Using Social Media to Recruit New Members

Using Social Media to Recruit New Members


By David Allen, Development for Conservation

One of the people I met this last year at Rally was the Corporate Partnerships Manager for Access Fund, a national organization dedicated to protecting access for climbers to some of the nation’s best rock walls. She told me that Access Fund had completely stopped using Direct Mail to recruit members and had completely stopped buying mailing lists as a result. They were using 100% social media, growing like crazy, and spending far less money than they had before.

I was interested.

So I followed-up last week with the person who directs their recruitment marketing and got the fuller story. I think you’ll find it interesting.

Access Fund uses three social media platforms: Facebook, Twitter, and Instagram. They also purchase advertising and push email. A primary (not the only) purpose of all of this social media is to drive people to their website. They do use social media to ask for contributions directly, but it’s infrequent and always related to specific issues.

The website is spectacular: every page includes an amazing photo of a free climber clinging to a wall or crack under perfect lighting conditions. It features a blog, which staff and guests participate in writing, and every page is focused on how the reader can get involved.

I’ve written before about how the pronouns “we,” “us,” and “our” should always include the reader. Access Fund’s website falls into this trap, too, but the overall feeling is one of community action (as opposed to organizational action). We have these challenges, we can take these actions, and we have had this impact – all of us, as a community, working together.

A primary (though not only) purpose of the website is to gather information: name and email to start (they use a convenient pop-up box to gather email), so you can get the blog and news-as-it-happens sent to your inbox. Along with those items is an invitation to get involved by donating, of course. And with the donation comes a mailing address.

And THEN they use direct mail.

So Access Fund:

  • Uses social media to drive website traffic,
  • Uses the website to generate email subscribers,
  • Uses email (and some social media) to generate first donations, and
  • Uses the addresses from first donations to mail requests for membership, renewals, and additional giving.

Access Fund is working nationally, and they are working at a significant scale: 50,000 email subscribers, 6,000 new first givers every year. But their process is scalable, and if you’re looking for a model to use at your scale, this one might be worth looking at.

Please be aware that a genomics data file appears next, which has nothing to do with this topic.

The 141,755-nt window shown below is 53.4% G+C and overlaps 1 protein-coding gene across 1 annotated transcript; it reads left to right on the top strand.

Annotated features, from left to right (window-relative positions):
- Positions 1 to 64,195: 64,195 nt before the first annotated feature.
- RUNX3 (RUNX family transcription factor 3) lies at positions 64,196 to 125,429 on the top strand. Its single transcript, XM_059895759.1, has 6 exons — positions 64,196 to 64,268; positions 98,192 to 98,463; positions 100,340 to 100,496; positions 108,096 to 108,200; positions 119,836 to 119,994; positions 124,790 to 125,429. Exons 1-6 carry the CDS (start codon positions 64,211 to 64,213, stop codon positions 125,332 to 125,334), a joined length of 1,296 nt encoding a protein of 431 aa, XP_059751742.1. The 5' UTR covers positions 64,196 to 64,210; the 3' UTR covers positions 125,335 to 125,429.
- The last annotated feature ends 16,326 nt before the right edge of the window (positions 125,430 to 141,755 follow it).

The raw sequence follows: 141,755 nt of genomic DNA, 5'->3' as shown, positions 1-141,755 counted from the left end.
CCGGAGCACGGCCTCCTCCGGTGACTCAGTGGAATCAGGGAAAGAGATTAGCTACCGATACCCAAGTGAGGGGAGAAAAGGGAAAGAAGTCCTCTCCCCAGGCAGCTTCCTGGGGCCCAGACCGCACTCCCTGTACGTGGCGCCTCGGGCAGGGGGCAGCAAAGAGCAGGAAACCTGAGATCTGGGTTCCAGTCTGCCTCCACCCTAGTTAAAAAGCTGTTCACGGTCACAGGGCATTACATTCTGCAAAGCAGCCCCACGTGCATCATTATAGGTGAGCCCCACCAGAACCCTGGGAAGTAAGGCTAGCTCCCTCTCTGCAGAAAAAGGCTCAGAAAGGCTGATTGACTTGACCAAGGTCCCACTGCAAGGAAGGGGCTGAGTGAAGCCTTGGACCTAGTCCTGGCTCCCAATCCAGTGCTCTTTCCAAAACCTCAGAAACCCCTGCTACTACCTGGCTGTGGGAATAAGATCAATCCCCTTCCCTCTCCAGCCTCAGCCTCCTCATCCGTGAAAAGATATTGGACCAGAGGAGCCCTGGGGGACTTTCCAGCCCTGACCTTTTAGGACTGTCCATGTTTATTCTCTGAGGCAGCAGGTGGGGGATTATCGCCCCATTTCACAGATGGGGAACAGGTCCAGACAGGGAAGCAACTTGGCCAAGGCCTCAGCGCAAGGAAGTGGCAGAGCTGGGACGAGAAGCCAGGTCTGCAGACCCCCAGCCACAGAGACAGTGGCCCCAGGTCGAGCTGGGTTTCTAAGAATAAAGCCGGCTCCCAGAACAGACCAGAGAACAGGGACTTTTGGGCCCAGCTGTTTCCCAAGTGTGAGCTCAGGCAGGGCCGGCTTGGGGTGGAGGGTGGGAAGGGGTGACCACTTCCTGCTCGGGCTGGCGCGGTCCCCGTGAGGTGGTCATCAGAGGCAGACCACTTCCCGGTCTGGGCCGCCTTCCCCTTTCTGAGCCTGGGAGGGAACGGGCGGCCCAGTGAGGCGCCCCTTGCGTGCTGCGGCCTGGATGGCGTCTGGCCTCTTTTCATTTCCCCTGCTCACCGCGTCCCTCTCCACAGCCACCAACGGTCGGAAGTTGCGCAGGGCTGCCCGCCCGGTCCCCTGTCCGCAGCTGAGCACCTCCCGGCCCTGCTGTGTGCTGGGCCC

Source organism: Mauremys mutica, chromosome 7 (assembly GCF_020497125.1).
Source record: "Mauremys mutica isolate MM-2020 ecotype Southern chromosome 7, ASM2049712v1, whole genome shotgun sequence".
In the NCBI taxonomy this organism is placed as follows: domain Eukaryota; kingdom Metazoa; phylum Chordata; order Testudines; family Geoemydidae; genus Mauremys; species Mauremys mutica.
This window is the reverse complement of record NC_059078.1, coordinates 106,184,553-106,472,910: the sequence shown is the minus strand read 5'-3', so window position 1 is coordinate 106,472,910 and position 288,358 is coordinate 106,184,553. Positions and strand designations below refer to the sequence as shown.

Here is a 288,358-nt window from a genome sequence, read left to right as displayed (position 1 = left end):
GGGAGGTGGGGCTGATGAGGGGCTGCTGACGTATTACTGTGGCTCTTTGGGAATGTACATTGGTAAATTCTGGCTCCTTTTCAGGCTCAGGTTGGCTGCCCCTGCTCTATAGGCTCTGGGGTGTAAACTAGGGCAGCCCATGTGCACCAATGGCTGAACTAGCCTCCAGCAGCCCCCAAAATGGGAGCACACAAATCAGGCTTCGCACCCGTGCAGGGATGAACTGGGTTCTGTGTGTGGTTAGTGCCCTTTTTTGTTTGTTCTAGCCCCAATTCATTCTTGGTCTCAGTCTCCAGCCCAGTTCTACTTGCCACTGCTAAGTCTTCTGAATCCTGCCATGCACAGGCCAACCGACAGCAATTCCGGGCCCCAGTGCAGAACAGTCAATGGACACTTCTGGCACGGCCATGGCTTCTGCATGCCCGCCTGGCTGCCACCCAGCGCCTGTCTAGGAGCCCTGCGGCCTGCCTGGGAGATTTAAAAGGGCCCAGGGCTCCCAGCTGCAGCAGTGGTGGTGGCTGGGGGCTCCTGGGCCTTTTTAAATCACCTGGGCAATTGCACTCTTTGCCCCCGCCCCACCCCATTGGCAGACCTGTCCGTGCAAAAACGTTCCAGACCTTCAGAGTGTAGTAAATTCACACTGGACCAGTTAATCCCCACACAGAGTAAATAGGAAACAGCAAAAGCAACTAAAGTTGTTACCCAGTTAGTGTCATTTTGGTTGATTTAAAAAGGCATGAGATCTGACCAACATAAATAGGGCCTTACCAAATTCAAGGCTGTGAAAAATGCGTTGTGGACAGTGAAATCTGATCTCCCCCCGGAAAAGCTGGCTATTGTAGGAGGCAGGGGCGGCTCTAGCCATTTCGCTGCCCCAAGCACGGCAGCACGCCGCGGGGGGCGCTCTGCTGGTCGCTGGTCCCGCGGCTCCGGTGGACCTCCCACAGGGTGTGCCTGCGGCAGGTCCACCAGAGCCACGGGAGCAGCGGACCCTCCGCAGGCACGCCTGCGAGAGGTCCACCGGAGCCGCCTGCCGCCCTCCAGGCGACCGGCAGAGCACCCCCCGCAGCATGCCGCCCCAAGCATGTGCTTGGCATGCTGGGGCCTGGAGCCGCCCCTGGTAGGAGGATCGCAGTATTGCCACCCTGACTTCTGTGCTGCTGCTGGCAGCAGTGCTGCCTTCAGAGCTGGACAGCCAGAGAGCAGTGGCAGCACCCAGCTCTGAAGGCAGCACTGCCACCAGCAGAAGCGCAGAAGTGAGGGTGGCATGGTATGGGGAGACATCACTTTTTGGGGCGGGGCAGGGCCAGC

A couple of other things:

I asked about loyalty: Do first givers become members? Do new members renew? I was looking for data I could compare with other recruitment strategies (like direct mail). Answer: too soon to tell – Access Fund has only been using this strategy for the last three years.

I asked about the decision to stop direct mail: Why not do both? Answer: in part, it relates to demographics – their constituency is overwhelmingly under 40 – and in part, it deals with volume – they’re getting enough traffic with just social media. Why would they need direct mail?

My opinion is and always has been: Try new stuff, but don’t throw out the old stuff that works. Just because something is new doesn’t make it better, and just because something is tried and true doesn’t make it bad.

The parts about aiming your social media at driving website traffic is sound. The parts about redoing your website to be less about organizational accomplishments and more about community impact (with the “community” clearly including the reader) is sound. The parts about systematically gathering email addresses and pushing out relevant information that asks for involvement at multiple levels – including donating – is sound. And the parts about using direct mail to solicit and renew memberships from there is sound.

The part about not using direct mail to recruit new members over 50 (who have both disposable income and time) – maybe not so much.

But definitely add Access Fund (along with Charity Water) to your list of charities to watch and emulate. I recommend signing up for their push email (and possibly even donating) to study further how they’re using it.

Have a great week!






PS: For some real fun with words, check out The Language Rules We Know, But Don’t Know We Know. Ablaut Reduplication, indeed!


Photo by Isak Dalsfelt courtesy of


Share this!
No Comments

Sorry, the comment form is closed at this time.